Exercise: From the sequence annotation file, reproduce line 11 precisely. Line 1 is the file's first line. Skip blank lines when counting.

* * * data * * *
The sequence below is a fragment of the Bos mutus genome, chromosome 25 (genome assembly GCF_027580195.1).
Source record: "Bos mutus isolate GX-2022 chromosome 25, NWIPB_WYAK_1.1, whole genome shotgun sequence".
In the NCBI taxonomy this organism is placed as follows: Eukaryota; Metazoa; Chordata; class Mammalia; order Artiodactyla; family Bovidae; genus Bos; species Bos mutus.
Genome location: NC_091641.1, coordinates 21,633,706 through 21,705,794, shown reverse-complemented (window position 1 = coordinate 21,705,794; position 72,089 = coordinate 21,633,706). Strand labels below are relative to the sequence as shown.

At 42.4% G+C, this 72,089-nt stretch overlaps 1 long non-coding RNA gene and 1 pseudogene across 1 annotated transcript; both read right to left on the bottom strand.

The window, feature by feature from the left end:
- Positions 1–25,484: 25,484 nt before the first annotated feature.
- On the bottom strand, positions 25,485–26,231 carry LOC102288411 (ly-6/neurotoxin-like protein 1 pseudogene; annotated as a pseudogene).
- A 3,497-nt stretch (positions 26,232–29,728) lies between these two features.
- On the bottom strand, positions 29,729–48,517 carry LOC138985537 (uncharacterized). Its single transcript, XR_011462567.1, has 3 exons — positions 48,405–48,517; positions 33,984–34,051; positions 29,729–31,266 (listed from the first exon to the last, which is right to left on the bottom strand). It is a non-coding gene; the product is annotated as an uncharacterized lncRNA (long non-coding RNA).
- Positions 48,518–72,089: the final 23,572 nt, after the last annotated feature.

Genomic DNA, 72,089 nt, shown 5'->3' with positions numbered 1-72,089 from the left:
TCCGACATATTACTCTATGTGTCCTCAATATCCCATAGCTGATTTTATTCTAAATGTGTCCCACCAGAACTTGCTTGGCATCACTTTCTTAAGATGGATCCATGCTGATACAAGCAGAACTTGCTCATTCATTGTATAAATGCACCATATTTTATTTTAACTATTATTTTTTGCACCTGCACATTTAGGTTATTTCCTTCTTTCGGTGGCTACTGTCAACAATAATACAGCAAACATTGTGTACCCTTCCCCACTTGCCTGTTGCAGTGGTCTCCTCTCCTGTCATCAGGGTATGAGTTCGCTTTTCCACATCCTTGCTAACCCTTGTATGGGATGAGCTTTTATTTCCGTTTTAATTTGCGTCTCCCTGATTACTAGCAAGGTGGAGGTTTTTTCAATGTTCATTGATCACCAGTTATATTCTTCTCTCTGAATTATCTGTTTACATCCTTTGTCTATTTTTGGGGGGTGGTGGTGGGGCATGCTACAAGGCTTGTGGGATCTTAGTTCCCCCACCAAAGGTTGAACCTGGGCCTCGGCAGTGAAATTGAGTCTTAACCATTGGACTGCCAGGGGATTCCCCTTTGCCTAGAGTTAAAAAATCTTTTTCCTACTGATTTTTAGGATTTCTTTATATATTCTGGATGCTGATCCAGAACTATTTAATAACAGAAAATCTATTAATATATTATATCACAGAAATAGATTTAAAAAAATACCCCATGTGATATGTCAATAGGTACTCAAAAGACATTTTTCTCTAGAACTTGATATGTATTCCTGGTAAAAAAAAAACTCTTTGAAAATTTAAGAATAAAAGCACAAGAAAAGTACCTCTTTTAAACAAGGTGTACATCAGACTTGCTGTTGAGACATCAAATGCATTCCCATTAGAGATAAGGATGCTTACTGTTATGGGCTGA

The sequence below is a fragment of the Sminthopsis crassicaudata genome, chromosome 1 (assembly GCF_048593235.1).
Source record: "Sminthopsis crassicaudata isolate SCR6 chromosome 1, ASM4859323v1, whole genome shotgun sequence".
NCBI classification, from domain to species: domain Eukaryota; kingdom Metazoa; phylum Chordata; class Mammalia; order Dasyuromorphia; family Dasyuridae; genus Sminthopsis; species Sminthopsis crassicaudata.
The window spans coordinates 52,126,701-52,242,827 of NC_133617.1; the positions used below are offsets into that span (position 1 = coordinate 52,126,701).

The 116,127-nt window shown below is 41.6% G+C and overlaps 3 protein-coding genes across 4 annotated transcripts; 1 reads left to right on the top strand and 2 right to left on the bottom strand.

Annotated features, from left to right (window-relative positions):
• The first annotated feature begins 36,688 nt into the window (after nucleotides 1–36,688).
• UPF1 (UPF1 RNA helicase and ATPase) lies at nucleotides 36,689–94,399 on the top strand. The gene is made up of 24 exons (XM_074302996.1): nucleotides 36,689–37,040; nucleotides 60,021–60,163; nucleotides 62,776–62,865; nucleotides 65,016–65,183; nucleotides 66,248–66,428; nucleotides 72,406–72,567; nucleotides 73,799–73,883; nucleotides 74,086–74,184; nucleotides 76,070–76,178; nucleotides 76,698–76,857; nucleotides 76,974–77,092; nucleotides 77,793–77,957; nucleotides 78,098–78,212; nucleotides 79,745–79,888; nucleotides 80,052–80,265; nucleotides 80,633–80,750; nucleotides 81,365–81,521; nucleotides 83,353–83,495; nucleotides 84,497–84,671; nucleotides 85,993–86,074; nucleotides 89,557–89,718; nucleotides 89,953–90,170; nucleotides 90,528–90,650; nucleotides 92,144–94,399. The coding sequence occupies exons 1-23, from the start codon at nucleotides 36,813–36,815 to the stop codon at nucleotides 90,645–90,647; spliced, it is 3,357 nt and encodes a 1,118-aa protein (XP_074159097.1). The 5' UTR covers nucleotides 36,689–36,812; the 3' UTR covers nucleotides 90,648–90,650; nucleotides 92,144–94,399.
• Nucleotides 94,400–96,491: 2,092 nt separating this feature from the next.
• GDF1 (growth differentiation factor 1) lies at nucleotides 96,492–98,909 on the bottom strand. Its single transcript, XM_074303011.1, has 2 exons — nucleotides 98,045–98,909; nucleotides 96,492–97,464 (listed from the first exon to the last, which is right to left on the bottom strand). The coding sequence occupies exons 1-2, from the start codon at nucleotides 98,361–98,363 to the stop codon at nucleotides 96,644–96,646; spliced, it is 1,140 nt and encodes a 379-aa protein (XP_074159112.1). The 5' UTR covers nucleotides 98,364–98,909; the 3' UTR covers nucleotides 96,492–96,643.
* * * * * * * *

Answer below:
- Positions 48,518–72,089: the final 23,572 nt, after the last annotated feature.